What is Autism?
The month of April is Autism Awareness month and April 2nd is National Autism Day. During this month many people will be wearing the color blue and participating in fundraisers and activities geared towards spreading Autism Awareness. Over the years Autism has become more and more common of a diagnosis. In 2018, 1 in 59 children were diagnosed with Autism. Autism does not always look the same, but instead specific behaviors are required to receive the diagnosis. A person with an autism diagnosis usually has challenges in the areas of social skills, communication, and repetitive behavior.
Autism Spectrum Disorder
Autism is a spectrum of mild to severe behaviors. The behaviors can range from someone who is able to live completely independent to another who will need assistance his whole life. Behaviors commonly seen with autism are lack of eye contact, difficulty in social situations, sensitivity to sensory situations, repetitive behavior such as hand flapping, difficulty with communication, and difficulty with changes in routine. Where a person falls on the spectrum is dependent on the severity of these behaviors. A person with mild symptoms of autism may need help with understanding inferences, how to appropriately greet a person, or learning unspoken social cues. Someone who has more severe symptoms would need more intense training in areas such as speaking, learning daily living skills (e.g. learning to use utensils, independence in the restroom), or intervention for self-injurious behavior.
Signs of Autism
There are not physical features to distinguish if a person has autism and those with the diagnosis do not have all the same set of behaviors. For some it is less obvious that they have autism. To be diagnosed a person must meet a certain set of criteria that ranges in severity.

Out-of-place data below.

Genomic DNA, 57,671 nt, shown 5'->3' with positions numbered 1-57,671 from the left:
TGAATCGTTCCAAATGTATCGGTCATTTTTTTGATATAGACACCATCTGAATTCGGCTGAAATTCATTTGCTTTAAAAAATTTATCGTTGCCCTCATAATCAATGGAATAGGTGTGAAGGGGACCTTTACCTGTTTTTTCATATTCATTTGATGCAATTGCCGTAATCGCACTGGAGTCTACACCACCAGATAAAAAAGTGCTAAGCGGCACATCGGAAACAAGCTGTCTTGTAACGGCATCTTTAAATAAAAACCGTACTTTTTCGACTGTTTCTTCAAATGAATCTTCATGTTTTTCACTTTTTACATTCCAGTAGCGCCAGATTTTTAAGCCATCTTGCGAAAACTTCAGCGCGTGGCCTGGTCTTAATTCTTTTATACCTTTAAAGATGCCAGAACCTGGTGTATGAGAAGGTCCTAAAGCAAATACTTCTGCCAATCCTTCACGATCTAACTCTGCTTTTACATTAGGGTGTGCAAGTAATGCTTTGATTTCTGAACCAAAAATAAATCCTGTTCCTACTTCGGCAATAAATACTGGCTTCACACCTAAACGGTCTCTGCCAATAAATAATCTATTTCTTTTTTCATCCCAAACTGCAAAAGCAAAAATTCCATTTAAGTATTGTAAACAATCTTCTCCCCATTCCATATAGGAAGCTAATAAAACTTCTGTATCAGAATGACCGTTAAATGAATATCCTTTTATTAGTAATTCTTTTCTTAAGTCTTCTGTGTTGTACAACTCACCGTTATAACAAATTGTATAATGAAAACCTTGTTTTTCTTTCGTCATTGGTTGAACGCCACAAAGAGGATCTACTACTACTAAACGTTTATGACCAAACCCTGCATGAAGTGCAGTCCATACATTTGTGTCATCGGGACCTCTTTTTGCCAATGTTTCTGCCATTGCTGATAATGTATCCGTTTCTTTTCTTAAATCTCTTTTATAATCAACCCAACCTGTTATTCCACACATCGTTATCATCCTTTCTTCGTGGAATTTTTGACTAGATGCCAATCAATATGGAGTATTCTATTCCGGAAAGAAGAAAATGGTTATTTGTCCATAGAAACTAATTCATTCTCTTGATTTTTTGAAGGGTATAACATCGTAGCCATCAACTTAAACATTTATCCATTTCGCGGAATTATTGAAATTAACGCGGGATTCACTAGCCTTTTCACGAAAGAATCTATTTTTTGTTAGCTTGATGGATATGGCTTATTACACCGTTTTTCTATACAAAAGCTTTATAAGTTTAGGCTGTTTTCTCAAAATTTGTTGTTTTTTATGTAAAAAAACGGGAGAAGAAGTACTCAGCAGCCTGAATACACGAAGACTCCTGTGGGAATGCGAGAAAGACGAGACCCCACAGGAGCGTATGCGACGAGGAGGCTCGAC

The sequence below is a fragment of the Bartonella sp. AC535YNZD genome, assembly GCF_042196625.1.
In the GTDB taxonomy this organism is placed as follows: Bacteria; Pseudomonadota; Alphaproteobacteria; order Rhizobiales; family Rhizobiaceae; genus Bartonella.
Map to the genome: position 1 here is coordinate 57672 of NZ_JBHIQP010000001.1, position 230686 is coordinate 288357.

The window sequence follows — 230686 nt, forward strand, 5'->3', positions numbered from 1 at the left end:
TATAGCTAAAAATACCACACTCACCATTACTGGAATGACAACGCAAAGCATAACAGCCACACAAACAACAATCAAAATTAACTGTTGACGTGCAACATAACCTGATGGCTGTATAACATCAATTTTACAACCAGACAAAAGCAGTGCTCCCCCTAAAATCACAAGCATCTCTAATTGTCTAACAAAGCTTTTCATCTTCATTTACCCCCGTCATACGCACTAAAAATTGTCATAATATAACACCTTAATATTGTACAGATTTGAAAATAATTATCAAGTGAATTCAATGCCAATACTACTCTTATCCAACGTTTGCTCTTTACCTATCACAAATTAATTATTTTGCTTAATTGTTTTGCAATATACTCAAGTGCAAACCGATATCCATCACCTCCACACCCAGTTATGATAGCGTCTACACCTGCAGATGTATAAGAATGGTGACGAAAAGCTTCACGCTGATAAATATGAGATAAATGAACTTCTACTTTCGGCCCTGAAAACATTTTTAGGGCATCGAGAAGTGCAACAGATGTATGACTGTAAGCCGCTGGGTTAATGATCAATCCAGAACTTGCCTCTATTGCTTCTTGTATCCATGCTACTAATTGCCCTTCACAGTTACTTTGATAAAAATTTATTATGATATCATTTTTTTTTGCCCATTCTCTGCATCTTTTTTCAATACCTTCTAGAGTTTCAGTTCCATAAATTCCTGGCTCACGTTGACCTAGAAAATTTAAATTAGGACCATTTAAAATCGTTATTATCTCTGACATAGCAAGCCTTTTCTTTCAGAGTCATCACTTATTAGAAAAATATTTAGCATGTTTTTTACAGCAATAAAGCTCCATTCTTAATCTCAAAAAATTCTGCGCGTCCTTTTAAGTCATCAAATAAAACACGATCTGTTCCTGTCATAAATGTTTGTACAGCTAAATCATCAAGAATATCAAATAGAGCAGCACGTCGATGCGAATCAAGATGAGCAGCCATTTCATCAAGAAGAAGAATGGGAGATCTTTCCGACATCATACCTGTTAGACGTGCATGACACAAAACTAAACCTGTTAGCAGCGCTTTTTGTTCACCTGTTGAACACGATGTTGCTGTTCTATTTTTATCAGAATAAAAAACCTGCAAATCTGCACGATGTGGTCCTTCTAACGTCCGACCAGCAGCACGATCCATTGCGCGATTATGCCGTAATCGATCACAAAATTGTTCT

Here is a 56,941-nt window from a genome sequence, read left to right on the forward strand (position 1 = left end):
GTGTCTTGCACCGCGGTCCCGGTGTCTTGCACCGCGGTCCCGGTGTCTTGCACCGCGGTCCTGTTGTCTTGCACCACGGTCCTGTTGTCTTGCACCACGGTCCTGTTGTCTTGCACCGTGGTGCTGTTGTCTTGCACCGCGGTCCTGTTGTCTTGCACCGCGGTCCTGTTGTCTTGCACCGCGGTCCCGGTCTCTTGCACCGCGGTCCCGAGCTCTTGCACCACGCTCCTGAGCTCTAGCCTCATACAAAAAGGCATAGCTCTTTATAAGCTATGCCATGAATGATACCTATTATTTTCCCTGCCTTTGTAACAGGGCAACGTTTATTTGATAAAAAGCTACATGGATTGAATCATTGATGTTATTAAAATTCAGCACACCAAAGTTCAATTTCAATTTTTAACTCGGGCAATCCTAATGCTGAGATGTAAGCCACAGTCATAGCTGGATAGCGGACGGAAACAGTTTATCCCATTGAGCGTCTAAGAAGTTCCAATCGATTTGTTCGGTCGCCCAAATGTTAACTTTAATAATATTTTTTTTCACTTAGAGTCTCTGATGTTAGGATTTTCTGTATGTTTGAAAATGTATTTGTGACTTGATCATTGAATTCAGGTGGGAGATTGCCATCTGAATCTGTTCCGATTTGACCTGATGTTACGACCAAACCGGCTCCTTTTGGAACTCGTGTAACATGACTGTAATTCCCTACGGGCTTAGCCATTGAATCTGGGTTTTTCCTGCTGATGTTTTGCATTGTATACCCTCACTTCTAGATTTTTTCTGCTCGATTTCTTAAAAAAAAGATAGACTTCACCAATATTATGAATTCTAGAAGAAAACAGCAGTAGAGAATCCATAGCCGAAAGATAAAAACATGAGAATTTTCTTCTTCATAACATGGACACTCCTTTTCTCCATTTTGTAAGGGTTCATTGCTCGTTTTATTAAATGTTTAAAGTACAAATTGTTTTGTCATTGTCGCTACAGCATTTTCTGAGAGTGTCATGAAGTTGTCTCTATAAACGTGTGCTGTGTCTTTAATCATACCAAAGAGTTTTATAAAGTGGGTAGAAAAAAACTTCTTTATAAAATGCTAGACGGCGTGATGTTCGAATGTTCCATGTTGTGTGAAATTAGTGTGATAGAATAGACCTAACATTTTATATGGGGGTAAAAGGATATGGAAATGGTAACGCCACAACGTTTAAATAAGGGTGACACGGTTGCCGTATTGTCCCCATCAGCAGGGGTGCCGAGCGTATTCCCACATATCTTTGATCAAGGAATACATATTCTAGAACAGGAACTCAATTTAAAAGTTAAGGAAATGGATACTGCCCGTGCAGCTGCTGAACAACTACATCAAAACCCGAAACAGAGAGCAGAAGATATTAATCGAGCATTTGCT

The DSM – 5 Criteria for Autism Spectrum Disorder are listed below:
A. Persistent deficits in social communication and social interaction across multiple contexts:
- Deficits in social-emotional reciprocity
- Deficits in nonverbal communicative behaviors used for social interaction, and
- Deficits in developing, maintaining, and understanding relationships.
B. Restricted, repetitive patterns of behavior, interests, or activities, as manifested by at least two of the following, currently or by history
- Stereotyped or repetitive motor movements, use of objects, or speech/li>
- Insistence on sameness, inflexible adherence to routines, or ritualized patterns or verbal nonverbal behavior/li>
- Highly restricted, fixated interests that are abnormal in intensity or focus/li>
- Hyper- or hyporeactivity to sensory input or unusual interests in sensory aspects of the environment
C. Symptoms must be present in the early developmental period
D. Symptoms cause clinically significant impairment in social, occupational, or other important areas of current functioning.
E. These disturbances are not better explained by intellectual disability (intellectual developmental disorder) or global developmental delay. Intellectual disability and autism spectrum disorder frequently co-occur; to make comorbid diagnoses of autism spectrum disorder and intellectual disability, social communication should be below that expected for general developmental level